Monday, June 20, 2011

Living Campaigns - Players and Paperwork

For the bulk of the time I've spent as an adult gamer attending annual conventions, especially Gen Con and Origins (where I am as of the publication of this post) the main reason I've made the annual pilgrimage is for tabletop roleplaying games in general, and to participate in living campaigns in particular. So, what's a living campaign? In short, a living campaign is run by a team of volunteers organizing a single campaign with a shared world that thousands of people at home, in game shops and at conventions participate in. That is an accurate summary that does a poor job of answering the question. I'll do my best to elaborate.

The earliest living campaigns were based on Dungeons and Dragons games or their derivatives, which typically have a single game master controlling the world, the story and all of the monsters and characters not played by individual players. The RPGA (Role Playing Game Association) originally came up with the concept of a game that could be played with players creating characters that conform to a published set of uniform guidelines, to keep individual “house rules” to a minimum. These characters would play a series of adventures published in Polyhedron, the RPGA newsletter, and track treasure and experience gained on a form kept between play sessions. Different groups could form under different gamemasters to play any new scenarios using the same characters, as the standards for character creation and session tracking kept everything organized and honest. Set in the Forgotten Realms city of Raven's Bluff, this first campaign was called Living City.

Living City became extremely popular at game conventions after its 1987 debut, new Polyhedron articles clarifying, refining and announcing various aspects of the campaign. Most new scenarios were written by RPGA members, and distribution over the internet for printing replaced a magazine-style publication allmost completely by the mid-1990s. Special treasures, titles or other important rewards were tracked using paper certificates signed by a gamemaster to indicate the reward had been earned in-game. Living City thrived until the release of the 3rd Editon of Dungeons and Dragons in the year 2000, but by then many other living campaigns had been launched for play by the RPGA.

Men and women of the RPGA playing Living Greyhawk.

Living campaigns offer an alternative to gamers who cannot find a group to play a standard campaign with that meets their schedule, or who prefer to play with a different group of people in a different environment regularly. The community aspect of participating in the same campaign world with thousands of other players instead of (usually) three to six other people makes a living campaign a good fit for convention gaming. Conventions also sometimes have larger scale events such as “Interactives” which might include Live Action Roleplaying, in-character item bazaars, or events hosted by campaign world organizations like guilds recruiting for membership or sponsoring a competition of some sort with a unique reward for the victor. Conventions also play host to the mega-event called the “Battle Interactive,” where a large scale fantasy war is played out with each table of players representing squads, and their table gamemasters playing a series of rounds representing important skirmish actions in the battle, with tables overall success or failure rate in achieving objectives determining the outcome of the war.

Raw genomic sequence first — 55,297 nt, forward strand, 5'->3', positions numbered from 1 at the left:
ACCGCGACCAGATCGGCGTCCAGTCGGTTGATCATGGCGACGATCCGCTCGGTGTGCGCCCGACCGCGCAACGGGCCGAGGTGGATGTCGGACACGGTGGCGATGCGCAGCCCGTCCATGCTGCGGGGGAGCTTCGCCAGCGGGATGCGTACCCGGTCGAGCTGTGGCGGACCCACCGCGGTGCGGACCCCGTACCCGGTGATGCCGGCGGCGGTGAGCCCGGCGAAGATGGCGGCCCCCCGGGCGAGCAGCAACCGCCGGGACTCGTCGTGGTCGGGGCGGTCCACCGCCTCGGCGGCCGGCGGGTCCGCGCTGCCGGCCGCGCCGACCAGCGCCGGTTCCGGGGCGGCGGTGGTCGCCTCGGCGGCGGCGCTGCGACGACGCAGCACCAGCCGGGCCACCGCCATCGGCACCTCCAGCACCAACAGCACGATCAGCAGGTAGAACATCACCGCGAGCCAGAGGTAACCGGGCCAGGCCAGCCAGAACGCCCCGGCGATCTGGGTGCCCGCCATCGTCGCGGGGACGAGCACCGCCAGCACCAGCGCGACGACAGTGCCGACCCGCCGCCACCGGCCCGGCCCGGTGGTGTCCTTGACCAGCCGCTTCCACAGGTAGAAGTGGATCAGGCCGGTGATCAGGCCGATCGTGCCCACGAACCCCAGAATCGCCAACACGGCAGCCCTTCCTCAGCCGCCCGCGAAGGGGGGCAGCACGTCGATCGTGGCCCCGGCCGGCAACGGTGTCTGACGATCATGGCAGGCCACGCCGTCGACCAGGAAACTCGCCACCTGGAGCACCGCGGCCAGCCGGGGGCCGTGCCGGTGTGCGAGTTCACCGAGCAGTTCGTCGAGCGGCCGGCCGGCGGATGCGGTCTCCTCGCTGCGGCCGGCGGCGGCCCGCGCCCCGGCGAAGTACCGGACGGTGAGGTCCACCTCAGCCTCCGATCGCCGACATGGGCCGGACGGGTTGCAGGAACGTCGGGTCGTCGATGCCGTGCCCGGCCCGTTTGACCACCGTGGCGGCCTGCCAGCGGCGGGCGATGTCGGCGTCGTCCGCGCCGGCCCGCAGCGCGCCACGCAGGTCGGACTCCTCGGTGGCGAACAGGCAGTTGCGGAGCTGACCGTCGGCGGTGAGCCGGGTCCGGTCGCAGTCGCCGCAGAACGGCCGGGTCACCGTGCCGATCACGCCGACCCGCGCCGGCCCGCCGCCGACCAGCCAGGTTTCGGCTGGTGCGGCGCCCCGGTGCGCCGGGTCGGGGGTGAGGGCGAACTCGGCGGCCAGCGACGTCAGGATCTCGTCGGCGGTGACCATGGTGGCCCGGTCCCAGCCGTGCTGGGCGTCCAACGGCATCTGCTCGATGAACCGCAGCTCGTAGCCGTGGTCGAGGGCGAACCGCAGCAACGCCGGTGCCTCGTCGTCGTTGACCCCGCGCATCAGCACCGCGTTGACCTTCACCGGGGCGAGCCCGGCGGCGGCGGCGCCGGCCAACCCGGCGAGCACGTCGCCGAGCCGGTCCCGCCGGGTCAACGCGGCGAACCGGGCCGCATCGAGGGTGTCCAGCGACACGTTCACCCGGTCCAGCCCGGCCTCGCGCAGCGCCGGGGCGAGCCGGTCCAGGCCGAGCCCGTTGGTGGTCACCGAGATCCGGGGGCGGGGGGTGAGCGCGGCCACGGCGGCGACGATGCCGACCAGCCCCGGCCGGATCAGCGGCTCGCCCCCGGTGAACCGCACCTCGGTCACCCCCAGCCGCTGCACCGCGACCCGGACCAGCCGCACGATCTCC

A Living City Interactive from 2001, "A Game of Masks."
Funny story, seven years after this picture was taken, I'd end up marrying the girl in green on the left. 

Some of the individual impact of characters upon a setting is lost in a game mostly played at conventions and in the back rooms of retail stores, but it is a different sort of experience for those who want to play many adventures with different people, but with advancements to a single character persisting throughout. The paperwork and tracking of certificates, experience and gold adds a bit of accounting to these games no present in a typical roleplaying game, and filling out the forms is daunting for some. Living games also require some suspension of disbelief as many players complete the exact same scenarios at different tables, but the game works best not trying to reconcile a singular timeline inclusive of everyone's different experiences in previous sessions.

Today, living games are run both within and outside of the RPGA, some to promote a particular game, others simply by groups of dedicated fans who volunteer to administrate and handle the questions and rulings that keep gameplay as universal and consistent as possible. I'm currently involved in the Chronicles of the Shattered Empires campaign set in the world of Arcanis, and preparing to play in the Shadowrun: Missions campaign as well. (Preparing my Arcanis character for the con actually is the reason for the extreme late time of this article's publication.)

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Alpha said...

Sounds awesomely complex.

Zombie Ad said...

Digital control and tracking has to be the way forward for these.

The Angry Lurker said...

Sounds good and I like the girl in green on the left reference, nice to hear.

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